“Pro-Europeans” — that is, supporters of European integration in its current form — like to think that the European Union represents a clean break with all that is bad in the continent’s history. In particular, they see it as the embodiment of a rejection of the nationalism that produced centuries of military conflict within Europe, especially between France and Germany, and culminated in two world wars. But in rejecting nationalism, they also imagine that they have overcome other related currents in European history such as racism. As Mark Leonard put it in the New Statesman last year, Europe’s Other is its own past.
At the same time, however, “pro-Europeans” constantly invoke that past as a source of inspiration and legitimacy, particularly the Enlightenment, which is said to be the basis of the “European values” for which the EU stands, and figures such as Erasmus, the Renaissance humanist in whose name the EU funds a student exchange programme. To its supporters, the EU is imagined as a distillation of what is good in European history — the product of its lessons.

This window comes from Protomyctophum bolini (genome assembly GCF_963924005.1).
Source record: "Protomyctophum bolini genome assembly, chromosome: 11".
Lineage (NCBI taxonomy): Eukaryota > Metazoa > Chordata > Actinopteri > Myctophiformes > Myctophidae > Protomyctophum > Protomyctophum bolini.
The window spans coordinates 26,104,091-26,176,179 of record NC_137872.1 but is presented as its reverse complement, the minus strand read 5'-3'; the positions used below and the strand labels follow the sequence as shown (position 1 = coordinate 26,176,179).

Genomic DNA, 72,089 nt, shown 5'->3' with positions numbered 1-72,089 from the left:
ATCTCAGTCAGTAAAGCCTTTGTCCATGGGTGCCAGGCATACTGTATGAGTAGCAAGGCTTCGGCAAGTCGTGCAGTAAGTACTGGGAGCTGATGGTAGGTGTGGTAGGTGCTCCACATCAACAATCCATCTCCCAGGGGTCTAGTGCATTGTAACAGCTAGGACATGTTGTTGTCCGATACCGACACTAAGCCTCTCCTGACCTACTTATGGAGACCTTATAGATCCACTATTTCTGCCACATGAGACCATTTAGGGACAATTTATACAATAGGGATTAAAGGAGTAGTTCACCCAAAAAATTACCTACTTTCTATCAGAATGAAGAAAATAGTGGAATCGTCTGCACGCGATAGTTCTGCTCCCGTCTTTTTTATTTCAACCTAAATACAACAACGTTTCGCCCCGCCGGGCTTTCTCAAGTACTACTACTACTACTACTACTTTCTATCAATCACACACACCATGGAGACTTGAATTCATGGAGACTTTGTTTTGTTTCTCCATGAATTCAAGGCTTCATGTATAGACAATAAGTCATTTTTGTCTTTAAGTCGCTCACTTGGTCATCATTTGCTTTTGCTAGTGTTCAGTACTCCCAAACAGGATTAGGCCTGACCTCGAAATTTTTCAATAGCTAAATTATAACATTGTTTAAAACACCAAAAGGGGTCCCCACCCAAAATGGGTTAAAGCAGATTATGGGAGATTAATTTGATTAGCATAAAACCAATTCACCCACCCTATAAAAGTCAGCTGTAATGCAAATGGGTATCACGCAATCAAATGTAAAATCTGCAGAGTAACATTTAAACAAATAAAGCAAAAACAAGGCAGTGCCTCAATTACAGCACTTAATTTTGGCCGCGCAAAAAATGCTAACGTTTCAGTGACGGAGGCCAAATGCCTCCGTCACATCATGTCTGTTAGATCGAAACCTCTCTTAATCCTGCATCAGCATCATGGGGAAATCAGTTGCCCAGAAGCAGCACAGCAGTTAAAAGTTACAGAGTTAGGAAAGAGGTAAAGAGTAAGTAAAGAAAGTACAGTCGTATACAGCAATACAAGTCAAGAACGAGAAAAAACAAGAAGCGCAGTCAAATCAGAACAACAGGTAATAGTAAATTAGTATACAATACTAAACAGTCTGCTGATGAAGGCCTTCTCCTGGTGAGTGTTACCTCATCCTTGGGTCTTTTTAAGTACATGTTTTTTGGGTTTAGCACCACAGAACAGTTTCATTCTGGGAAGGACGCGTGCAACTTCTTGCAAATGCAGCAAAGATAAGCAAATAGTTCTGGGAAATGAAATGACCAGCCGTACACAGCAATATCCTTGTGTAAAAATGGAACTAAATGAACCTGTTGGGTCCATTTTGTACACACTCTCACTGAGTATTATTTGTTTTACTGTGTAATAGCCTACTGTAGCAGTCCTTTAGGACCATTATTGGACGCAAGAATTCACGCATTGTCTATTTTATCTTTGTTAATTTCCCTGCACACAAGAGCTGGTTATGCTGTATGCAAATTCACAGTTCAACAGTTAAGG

In reality, as Shane Weller shows in The Idea of Europe, a “critical history” of conceptions of Europe from antiquity to the present, the continuities in Europe’s self-understanding are much more problematic than this. Running through the history is a persistent belief in European superiority. For as long as Europeans have thought of themselves as European, they have thought of themselves as being better than the rest of the world. One could almost say that this sense of superiority — and the concomitant mission to “civilise” the inferior non-European world — is the essence of European identity.